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Q: Is quantum randomness ever large enough to be noticed?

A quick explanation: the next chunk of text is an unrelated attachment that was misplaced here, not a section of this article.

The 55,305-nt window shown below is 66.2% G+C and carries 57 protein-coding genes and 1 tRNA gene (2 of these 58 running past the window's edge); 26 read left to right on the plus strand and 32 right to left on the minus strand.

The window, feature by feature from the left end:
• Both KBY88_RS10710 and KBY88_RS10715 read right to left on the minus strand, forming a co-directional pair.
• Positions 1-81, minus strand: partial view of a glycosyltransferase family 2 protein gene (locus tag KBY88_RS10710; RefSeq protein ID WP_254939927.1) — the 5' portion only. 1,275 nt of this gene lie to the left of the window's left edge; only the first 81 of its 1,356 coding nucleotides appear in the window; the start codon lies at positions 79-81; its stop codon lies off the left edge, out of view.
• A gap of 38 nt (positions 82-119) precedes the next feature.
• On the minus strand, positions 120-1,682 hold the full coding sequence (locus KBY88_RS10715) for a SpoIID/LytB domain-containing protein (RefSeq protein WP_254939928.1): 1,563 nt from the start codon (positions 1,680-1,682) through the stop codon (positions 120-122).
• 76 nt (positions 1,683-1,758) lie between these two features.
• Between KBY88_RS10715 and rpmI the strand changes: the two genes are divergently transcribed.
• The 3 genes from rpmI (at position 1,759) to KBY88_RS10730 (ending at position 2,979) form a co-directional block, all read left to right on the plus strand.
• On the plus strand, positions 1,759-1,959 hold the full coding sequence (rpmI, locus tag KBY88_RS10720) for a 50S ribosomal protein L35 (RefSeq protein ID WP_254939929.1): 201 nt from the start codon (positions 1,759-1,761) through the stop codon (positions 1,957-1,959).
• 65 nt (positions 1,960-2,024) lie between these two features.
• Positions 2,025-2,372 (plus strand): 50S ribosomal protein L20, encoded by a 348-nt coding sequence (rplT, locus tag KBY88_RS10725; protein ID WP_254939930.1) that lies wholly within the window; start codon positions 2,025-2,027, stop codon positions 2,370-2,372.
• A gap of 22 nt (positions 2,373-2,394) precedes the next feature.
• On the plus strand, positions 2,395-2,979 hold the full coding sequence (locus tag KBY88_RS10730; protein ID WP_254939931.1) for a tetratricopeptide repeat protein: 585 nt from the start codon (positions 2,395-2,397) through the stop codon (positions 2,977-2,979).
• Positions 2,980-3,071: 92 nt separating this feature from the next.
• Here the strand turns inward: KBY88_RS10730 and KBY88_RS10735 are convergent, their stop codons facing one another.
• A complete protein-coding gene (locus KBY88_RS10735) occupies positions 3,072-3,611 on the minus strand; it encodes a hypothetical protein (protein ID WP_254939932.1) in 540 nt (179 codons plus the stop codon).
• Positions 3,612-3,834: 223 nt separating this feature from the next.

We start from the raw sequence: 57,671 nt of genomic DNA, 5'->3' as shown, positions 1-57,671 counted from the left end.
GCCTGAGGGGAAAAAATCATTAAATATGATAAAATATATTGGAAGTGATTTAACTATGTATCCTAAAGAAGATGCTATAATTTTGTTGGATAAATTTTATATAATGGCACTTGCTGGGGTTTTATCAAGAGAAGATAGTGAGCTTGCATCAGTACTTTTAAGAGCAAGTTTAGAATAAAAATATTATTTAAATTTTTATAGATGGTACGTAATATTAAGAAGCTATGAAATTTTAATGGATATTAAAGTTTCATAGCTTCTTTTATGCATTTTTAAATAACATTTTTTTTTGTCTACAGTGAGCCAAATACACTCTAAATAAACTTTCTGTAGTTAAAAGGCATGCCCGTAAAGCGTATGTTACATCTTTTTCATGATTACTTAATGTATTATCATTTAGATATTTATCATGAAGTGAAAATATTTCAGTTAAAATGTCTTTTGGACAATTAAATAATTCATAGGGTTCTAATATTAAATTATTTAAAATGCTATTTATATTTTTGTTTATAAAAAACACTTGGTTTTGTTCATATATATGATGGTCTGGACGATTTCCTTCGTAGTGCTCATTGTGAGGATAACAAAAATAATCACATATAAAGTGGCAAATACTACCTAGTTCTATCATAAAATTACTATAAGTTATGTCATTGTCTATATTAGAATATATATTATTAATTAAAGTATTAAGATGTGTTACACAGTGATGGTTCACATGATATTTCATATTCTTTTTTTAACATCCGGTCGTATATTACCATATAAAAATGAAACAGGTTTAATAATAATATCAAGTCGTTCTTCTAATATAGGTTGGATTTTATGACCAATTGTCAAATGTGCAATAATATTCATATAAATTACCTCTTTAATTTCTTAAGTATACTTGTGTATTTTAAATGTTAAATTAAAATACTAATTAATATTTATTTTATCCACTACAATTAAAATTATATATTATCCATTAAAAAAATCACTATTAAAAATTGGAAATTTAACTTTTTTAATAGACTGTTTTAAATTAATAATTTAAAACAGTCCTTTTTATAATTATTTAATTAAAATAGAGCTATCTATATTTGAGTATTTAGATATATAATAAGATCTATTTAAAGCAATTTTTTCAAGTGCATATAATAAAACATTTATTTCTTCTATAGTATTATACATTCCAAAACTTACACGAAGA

Quick aside: The difference between quantum randomness, which is absolute, and classical randomness, which basically means “very hard to predict”, is covered a bit in this older post. This is called “fundamental”, “irreducible”, or “quantum” randomness. Generally speaking, any individual quantum event will be drowned out by the noise of all of the other quantum events around it, and the average is the only important thing. For example, the meter on a Geiger counter is an example of quantum randomness on a large-scale. A quantum random number generator is essentially the same as an ordinary random number generator.
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